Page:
Like Amplitube, Revalver gives you a choice on how to add amps and effects to the basic free package. Bought individually these come to a not-unreasonable $7.99 per amp and $3.99 per effect, the $99 Producers Bundle gives you just about everything, which is not a lot of money considering the sheer amount of content.
So what sort of amps do you get for that $7.99, today we’ll be going through the Peavey amps – a long time ago, back in the early 80’s, Peavey were best known for some decent cheap solid-state amps. These days, their reputation is rather more solid, and they have a large range of superb valve designs, many of which are modeled in Revalver.
Designed as a homage to all manner of Fender Tweedery, in the real world this is a solid old valve design aimed at blues and rootsy rock.
In Revalver you have a simple two channel design, with the channels pretty much being swampy blues and even swampier blues. Pristine glassy tones is not what you get but I tried in with a 1981 Westone Rainbow (an epic guitar, I’d take this against a 80’s 335 any day) and there was a lovely, heavy warmth to the sound. Compared to a real Classic 30, there is much less headroom, but it nails the channel two sound very well.
It was the 5150 that transformed how people saw Peavey, it was a visceral monster that was simply one of the greatest heavy rock amps ever made. The 6505 is the latest revision of this and the real one comes in with 9 valves and a lot of weight.
The graphics have been very closely modelled on the original and there is a lot of information there. 2 channels, with a clean…..ish one for rhythm work. I found this to be a little bland – I know that clean is not what this amp is about, but I wanted more charecter which the lack of clean headroom would not give me. Single coils did help but it is Channel 2 and sheer rock madness that this amp is about.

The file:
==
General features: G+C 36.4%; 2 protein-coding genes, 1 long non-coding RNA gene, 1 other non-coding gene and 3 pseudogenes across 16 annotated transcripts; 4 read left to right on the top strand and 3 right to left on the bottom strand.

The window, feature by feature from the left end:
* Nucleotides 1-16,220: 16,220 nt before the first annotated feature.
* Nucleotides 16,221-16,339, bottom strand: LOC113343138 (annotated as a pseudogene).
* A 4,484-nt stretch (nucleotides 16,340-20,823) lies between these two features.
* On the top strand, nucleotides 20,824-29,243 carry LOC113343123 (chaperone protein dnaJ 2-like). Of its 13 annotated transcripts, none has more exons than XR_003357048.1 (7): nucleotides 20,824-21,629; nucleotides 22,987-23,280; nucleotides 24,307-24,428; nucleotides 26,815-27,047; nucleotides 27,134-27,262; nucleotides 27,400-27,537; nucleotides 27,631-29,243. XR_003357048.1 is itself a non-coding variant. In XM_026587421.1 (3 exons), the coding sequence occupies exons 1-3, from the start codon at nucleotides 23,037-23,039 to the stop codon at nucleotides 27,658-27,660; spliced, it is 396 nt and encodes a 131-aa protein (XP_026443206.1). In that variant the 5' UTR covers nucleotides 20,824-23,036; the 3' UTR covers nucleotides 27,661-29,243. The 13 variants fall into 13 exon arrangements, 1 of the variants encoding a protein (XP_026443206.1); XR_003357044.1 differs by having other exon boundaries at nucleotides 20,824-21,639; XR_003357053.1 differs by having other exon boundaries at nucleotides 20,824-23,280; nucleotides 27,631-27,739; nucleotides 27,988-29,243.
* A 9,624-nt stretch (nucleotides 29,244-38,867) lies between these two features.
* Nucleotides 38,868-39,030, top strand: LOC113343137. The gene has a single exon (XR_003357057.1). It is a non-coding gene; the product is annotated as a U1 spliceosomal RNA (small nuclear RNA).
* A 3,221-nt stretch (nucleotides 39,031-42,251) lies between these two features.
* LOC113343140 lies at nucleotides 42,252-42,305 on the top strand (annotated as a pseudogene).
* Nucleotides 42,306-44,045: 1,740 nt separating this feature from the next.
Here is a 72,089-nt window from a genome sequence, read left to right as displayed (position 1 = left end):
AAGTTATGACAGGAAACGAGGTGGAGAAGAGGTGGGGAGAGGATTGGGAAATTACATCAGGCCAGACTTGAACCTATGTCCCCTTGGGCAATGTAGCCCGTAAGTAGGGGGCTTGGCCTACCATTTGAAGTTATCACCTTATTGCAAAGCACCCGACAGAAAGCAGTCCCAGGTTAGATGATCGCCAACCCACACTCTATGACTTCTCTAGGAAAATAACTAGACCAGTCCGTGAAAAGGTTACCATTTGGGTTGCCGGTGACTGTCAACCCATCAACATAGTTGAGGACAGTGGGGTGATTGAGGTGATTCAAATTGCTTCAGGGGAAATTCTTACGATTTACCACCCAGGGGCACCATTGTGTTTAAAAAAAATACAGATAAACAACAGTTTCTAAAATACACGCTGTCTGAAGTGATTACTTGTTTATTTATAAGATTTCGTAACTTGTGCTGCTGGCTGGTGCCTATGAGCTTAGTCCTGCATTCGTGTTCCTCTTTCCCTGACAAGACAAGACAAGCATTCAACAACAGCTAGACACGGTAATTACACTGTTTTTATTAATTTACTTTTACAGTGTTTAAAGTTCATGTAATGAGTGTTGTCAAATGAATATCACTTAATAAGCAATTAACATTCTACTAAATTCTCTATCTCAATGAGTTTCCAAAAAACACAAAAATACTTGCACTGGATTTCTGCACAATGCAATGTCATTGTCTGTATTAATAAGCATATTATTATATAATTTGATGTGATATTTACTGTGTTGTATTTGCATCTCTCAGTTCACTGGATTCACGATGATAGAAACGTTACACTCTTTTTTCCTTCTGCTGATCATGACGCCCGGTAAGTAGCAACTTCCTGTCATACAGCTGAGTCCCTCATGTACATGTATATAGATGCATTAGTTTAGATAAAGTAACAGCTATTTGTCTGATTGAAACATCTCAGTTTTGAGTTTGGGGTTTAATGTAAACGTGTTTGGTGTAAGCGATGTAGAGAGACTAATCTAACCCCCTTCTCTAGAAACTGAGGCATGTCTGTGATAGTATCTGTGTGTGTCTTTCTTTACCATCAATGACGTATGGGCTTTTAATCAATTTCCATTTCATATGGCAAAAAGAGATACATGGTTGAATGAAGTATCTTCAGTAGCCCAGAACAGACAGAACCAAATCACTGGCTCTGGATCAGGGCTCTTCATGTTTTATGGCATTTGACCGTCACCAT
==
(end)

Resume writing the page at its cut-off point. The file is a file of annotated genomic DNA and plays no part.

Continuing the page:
But it does make you work for it – I was surprised by the fizziness and the lack of weight in the tone. This could be rectified by very assertive playing and closely looking at the EQ, but the equivalent model on both Jamup and Ampkit seemed denser, chewier and much more fun.
I tried the 6505+ model. In the real world, you make a 6505+ by adding an extra pre-amp tube – what have they done to the simulated one?
Oh man, this is so much better. Cleaned up, the rhythm channel has an incredible bouncy, spanky character, not unlike a very good AC30 I played years ago. There is always grit there, but it is much warmer, much more organic and musical than the vanilla 6505 here. The rhythm channel can be wound up a very long way and at the top end has a great 80’s feel to it – yes, it does a great Eruption and for chord work on everything up to the heaviest metal. But then you get the lead channel.
Everything, everything that did not work on the 6505 has been mended here. There is none of the flat fizziness that made the 6505 so disappointing. This tone is incredibly focused and dense and is very succesful at implying vast amounts of air being shifted by big speakers. It is a very dynamic lead tone – pinched harmonics are insane and it is a very articulate sound, with string colour coming through even at insane levels of drive. This is a great amp and it is not all about concrete smashing distortion, it is genuinely versatile and nails a huge range of tones – I strongly suspect you’ll be playing this model a lot.
Triple XXX II
3 channels, 8 valves, switchable poweramp, built in noise-gate and a million knobs this is a busy amp. And the model has a good clean channel. Of course, it is not Twin clean and there is very little headroom, but it is a solid clanky tone that is very good for country rock, in fact I could not resist trying out some double stopping on my Tele …..and it sounded very good, similar to the clean tone on the 6505+ but with a slightly smoother tone to it
The Rhythm tone has a great Orange feel to it, a very impolite in–your-face-aggressiveness. It is not a metal sound but a really dense modern rock tone with a 70’s flavour to it.
So here we go, lead channel, extreme rock madness……except it never quite makes it. It’s a heavy, distorted sound, better than the 6505, but it just sounds a little flat and rather pointless next to the 6505+.
So 4 amps and a mixed bag they are to be sure….more tomorrow but I’m off to my bed. Hugs to y’all.